That none of the above history was recognized or acknowledged at the inaugural dinner can only be due to a reigning orthodoxy that assumes that charitable aid is the only way out of poverty and that political action is beyond the realm of ordinary citizens.

To be sure, the foundation will send some slave children to school, but by their own admission they cannot end the slave system. Though they are working on a national conference to address the issue in Haiti, such a conference leaves out the major players and forces at the international level (as did the inaugural dinner).

Is it a sign of the foundation’s realism or our delusion that we are content, as we sit in our fine clothes, eating more than most slave children get in a day, and contemplate sponsoring a child—yet we never have the courage to name the orthodoxy that has such a claim on us? An orthodoxy that makes eating a fancy meal in fancy clothes seem like a solution to global poverty. An orthodoxy that has weakened our capacity to critique the powerful political and economic institutions that frame our materially rich lives at the cost of others’ material deprivation.

Kwame Anthony Appiah, a philosopher at Princeton University, claims that our international aid efforts should not just try to save lives but to understand why those lives are in danger. Echoing economist and Nobel-Prize winner Amartya Sen, he continues that when it comes to aid and charity, we need to make sure that we are responding with reason, not just with feeling. Pictures of Haitian slave children abounded at the dinner, a clear strategy for evoking emotion. Their place of prominence in the midst of a void of international political and economic history is dangerous.

I worry that the child slavery foundation and all of us there that evening will come across as the British women in the South African film, “Maids and Madams.” They proclaim their distaste for apartheid while being served tea by their African maids. They started “Centres of Concern” for maids to have a place to go on their afternoon off so that they might learn to drive, learn English or learn to type, etc. Yet, they noted themselves that in many ways they failed to be the revolutionary force they could have been had they become more engaged in the political and economic questions that most harmed native South African women. As U.S. students watch the 1980s video, they see the ways in which the women were trapped in the system, perpetuating the system, and yet thought of themselves as critics of it and, thus, somehow, not quite so caught up in it as others. I suspect others will look back on us and such events as the inaugural dinner with the same astonishment (if not contempt) at our own inability to use history as a lens for understanding our present unwillingness to act.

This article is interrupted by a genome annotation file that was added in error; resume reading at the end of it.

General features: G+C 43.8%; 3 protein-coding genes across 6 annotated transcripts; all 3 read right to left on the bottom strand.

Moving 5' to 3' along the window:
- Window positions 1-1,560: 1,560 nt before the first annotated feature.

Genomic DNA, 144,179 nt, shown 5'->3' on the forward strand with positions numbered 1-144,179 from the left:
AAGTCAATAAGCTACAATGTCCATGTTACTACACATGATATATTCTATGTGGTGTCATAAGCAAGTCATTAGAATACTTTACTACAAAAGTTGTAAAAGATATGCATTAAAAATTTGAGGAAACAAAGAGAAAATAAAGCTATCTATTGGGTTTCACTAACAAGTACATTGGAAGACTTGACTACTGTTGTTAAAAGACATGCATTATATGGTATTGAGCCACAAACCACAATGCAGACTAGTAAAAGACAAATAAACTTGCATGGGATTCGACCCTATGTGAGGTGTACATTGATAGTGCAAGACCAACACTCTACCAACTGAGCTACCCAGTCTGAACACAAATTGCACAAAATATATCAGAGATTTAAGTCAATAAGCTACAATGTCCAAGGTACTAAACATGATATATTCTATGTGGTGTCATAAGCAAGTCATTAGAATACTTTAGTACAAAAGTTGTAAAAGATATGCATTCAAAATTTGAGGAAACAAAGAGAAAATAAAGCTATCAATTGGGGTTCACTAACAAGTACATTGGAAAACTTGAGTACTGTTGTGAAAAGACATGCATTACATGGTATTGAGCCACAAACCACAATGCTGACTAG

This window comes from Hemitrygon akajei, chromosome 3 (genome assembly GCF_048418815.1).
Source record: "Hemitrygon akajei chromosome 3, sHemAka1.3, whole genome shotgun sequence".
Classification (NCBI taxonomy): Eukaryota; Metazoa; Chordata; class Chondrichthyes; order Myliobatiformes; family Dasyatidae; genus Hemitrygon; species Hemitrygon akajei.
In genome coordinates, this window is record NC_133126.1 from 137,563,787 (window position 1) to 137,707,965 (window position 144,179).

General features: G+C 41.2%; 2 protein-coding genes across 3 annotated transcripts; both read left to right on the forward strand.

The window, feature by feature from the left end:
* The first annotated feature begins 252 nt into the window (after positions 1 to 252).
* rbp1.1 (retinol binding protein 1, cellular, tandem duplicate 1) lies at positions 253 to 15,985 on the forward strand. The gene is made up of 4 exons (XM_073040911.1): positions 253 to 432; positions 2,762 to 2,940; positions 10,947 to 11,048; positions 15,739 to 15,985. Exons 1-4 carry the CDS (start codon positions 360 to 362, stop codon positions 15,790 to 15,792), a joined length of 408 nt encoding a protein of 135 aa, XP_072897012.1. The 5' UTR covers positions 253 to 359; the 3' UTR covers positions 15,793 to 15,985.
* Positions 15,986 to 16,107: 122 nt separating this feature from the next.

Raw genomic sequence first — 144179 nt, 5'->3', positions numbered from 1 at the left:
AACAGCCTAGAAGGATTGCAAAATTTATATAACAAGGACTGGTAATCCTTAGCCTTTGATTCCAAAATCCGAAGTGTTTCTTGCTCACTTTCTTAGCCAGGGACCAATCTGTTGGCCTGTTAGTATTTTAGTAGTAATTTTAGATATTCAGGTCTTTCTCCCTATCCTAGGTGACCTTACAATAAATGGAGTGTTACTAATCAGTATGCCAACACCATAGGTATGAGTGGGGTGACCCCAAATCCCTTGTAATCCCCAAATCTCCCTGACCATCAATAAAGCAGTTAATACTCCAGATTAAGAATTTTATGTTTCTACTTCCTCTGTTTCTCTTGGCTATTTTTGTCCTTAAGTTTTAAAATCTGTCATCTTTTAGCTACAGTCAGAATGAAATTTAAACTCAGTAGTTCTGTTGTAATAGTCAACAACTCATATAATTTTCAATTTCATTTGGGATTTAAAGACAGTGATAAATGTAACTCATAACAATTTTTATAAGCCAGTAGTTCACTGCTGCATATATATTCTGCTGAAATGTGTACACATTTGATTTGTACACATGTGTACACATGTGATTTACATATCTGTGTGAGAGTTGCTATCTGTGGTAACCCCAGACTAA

Didn’t mass institutionalized and racialized slavery accompany the mercantilism of the 1500s through 1700s, as European nations sought to compete with each other as they amassed wealth? Worldwide, the end of slavery was marked by a gradualism that entrenched the property—and slave-owning classes as disproportionate benefactors of economic growth at the expense of former slaves and their descendants who became indentured servants or menial laborers. Why, then, are we surprised when a subsequent period of unprecedented greed and globalization has produced the largest number of slaves the world has ever seen, according to Benjamin Skinner’s book on modern slavery, A Crime So Monstrous? If we saw the system for what it is, if we knew our history as one of a centuries-long trajectory of wealth accumulation by the few at the expense of the majority, would we not be moved to act at an institutional and policy level as well as at an individual level? And isn’t it likely that many of the roots of child slavery in Haiti are found here at home in our government’s policies and our corporate institutions?

At best, a fancy dinner sends a conflicted message to those in attendance regarding the problem of child slavery and its root causes. At worst, it absolves us, as comfortable beneficiaries of an orthodoxy that we hesitate to critique, of any need to struggle politically on behalf of others. To solve the problems of our globe is going to take the hard but very rewarding work of systemic change.